To me kayaking is sort of like swimming, and I adore swimming. Oddly, I go back in my memory and I can’t remember a time when I had to learn how to swim. It just always seemed that I knew. When I see water I want to be in it. Because you’re so close to the water level in a kayak, it fills my swimming need.

Kayaking is only one of a number of new things I have done since I have officially entered my dotage. I’ve become an Indie author, and if you scroll back—way back—in my blog, I write about leaving Christian publishing to write mainstream mysteries and publish them independently. I chose to ignore the voices that said, “You’re too old to try something new. You’ll lose all your readers…”

Maybe the voices have been partly right, but I’m gathering new readers, and I’m enjoying what I’m doing. And that's what it's about.

I’ve also, in my dotage, had another look at the faith I grew up with. Am I too old to believe a new thing? I wrote about that in my previous post where I endorsed the book Faith Shift. 

As well, since January of this year I have taken up colored pencil drawing. This began rather timidly with a colouring book. This past spring with some birthday money, I bought said colouring book and a package of colored pencils. I ended up loving it. I loved all the mixtures of colors I could get on the page. It was almost like fingerprinting.

A month ago I decided that maybe it might be fun to draw my own pictures and color them. Now, I had never drawn anything before in my life. Both my father and mother were talented artists. I have a brother who is a super phenomenal artist, and a very creative sister, but I always thought the "creative" gene for me landed in writing rather than visual arts, so I never even tried.

Well, after enjoying color and colouring so much, I decided what the heck? Why don’t I just “try” drawing? So I did, and I’m loving it. And something else wonderful is happening to me. For the first time I am noticing things—the cracks in the sidewalks and what color they are, and can I duplicate that on the paper? A week ago in church I was mesmerized by the chalice and bread on the table at front, the way the sun from the skylight shone down on it causing little dots of white to appear all over one side of it. White. Yes they were white. Could I mimic that? Maybe.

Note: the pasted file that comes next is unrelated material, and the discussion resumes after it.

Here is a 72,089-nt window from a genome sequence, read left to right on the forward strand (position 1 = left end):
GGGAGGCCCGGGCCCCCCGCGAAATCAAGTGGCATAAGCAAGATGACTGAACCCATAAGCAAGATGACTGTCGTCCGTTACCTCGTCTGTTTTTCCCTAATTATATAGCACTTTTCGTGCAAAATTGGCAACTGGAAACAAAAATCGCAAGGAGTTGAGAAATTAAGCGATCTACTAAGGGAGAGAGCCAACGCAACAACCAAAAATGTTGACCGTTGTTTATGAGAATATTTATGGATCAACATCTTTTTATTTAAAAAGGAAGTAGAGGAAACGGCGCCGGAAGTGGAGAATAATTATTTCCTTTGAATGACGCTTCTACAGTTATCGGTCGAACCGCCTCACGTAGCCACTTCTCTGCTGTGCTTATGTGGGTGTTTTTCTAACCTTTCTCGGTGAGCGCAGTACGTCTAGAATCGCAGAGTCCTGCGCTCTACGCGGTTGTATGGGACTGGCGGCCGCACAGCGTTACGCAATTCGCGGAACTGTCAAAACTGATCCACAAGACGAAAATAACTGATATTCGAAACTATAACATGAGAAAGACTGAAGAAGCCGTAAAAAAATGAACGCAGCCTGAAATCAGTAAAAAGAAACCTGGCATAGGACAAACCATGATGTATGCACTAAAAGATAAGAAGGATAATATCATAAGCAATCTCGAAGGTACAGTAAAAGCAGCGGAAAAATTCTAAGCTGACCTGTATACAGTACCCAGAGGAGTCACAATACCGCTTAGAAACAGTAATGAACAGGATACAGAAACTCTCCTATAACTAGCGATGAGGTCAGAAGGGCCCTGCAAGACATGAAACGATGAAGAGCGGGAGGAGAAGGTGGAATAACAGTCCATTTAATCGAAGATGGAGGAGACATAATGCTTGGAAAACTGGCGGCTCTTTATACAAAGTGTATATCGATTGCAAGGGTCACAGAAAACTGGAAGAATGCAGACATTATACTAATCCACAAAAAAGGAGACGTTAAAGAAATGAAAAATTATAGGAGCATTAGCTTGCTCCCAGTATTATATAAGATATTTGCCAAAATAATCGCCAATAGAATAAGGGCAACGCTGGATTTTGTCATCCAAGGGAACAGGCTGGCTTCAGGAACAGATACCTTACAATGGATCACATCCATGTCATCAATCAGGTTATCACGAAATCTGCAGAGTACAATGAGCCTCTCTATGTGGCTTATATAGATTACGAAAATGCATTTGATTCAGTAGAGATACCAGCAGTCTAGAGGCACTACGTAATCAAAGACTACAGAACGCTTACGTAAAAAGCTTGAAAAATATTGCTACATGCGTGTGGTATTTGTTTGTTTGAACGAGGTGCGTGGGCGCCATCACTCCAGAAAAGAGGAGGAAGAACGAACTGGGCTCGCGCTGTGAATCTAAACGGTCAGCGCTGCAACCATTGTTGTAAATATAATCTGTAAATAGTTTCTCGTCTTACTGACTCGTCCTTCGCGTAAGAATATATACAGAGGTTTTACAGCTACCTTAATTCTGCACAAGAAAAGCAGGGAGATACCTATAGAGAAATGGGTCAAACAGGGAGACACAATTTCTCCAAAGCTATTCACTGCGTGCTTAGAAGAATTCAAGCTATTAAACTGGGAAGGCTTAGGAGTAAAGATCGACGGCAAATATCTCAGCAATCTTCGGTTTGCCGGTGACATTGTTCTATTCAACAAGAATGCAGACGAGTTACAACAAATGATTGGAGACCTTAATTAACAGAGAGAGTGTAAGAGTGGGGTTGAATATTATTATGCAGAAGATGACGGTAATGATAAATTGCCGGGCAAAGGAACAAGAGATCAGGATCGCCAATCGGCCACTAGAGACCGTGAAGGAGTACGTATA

There are many examples of people starting late in life to do things and succeeding. Here are just a few (some require no explanation):

Colonel Sanders

Grandma Moses

The 77 year old body builder Ernestine Shepherd

Helen Hooven Santmyer whose first novel was published when she was 88

My friend Richard Mabry whose first novel was published until he was 70 and now with 9 novels under his belt and in his 80s he’s still going strong.

My friend’s mother who, when she was 88 decided she’d had crooked teeth long enough and got braces. Her teeth straightened so well, and the dentist was so proud of his work, he put her in his local TV commercial. She was then 90.

Another friend who began kayaking when she was 75 and it has become a favorite summer activity for her.

And then there is my writer friend Martha Rogers who started writing novels when she was 63, but didn’t get published until she was 73. Now, at almost 80 she’s still writing every day and has written and published 13 novels, 3 novellas and has Indie published a novella.

A week ago we while kayaking here in Florida, we went through a portal and ended up in heaven. I swear this is true, We were kayaking on Chassahowitzka River. I thought - I would have missed this if I hadn’t simply tried something new two years ago. It was almost too beautiful to be there. 

This thought, which I'd seen on a poster, came to me: 

Religion is sitting in church and thinking about kayaking. Spirituality is sitting in a kayak and thinking about God.

And if perchance, you are interested in my colored pencil art, all of my pictures are up on my Pinterest site. But please be kind, I’ve only been drawing and colouring for a month.

Next time:  The Time In Between by Maria Dueñas